Without doubt “theatre beyond the theatre” has become a common phenomenon at present Polish theatre. Artists are abandoning theatre buildings in search of new theatrical spaces, uncovering these spaces’ genius loci in creating site-specific theatre. Directors and stage designers are leaving town and city centres or their cultural quarters, and instead situating themselves in suburbs and peripheries where they seek an area’s particular mysterious aura which might inspire the artists’ creative work or fascinate audiences during performances. The sites are found far from the modern elegance of city centres or the comfortable plush seats of renovated theatres.
The Lower Silesian artists – on whose work I focus here – take their performances into peripheral and often more dangerous districts, for example Zakaczawie, Piekary in Legnica or Nadodrze, Huby in Wrocław. They attempt to bring audiences away from “the city” into “no go” areas in order that not only a particular found space (for example, a disused brewery, an old cinema, the basements of a former hospital) but also a whole district comes to play a new role by breaking down audiences’ engrained stereotypes. Local inhabitants join such incoming audiences, since the subject of the performances are local stories. What thus emerges, to use Jacek Głomb’s term, is both “a theatre in the ruins” and at the same time a local and community theatre. Indeed, the most typical tendency is for a “local theatre” to develop, where the space and the particular themes, as well as a specific, local audience, become important. A certain sociological phenomenon is created by this form of theatre, namely the desire to define a regional identity. The Lower Silesian performances concentrate particularly on rediscovering the traces of the region’s multicultural past, something which was effectively hidden during the decades after World War II. In selecting such sites, the theatre artists, and together with them audiences, observe with a certain nostalgia the palimpsest of inscriptions hidden in the walls.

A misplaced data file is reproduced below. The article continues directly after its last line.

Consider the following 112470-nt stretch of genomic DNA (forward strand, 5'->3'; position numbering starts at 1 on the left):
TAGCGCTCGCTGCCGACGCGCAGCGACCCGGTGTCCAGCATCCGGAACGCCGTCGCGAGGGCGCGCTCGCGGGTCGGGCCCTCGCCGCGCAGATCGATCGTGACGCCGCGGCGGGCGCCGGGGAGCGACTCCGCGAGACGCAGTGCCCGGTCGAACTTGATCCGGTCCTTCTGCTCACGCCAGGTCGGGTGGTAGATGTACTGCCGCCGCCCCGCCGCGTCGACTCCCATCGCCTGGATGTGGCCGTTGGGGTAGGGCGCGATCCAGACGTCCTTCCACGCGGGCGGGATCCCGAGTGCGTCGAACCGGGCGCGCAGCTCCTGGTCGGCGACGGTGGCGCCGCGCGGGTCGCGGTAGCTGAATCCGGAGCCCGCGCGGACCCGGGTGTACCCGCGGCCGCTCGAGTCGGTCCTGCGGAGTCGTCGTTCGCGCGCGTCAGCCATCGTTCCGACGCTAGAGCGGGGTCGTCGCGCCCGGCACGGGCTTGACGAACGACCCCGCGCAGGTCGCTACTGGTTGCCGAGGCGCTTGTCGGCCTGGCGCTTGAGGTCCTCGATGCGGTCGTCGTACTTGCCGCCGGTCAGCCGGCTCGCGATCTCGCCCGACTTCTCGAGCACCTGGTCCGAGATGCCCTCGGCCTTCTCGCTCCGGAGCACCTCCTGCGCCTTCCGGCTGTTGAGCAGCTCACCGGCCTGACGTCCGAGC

Magdalena Gołaczyńska holds a doctorate in theatre from Uniwersytet Wrocławski [Wrocław University], where she teaches as a lecturer. In 2002, she published Mozaika współczesności. Teatr alternatywny w Polsce po roku 1989 [Mosaic of Contemporaneity. The Alternative Theatre in Poland Since 1989]; in 2007: Wrocławski teatr niezależny [The Independent Theatre in Wrocław ]. She writes articles on contemporary theatre, focusing on site-specific performances, experimental theatre and local groups. She is a contributor to “Notatnik Teatralny”, “Odra”, “Teatr”, “Slavic and East European Performance”.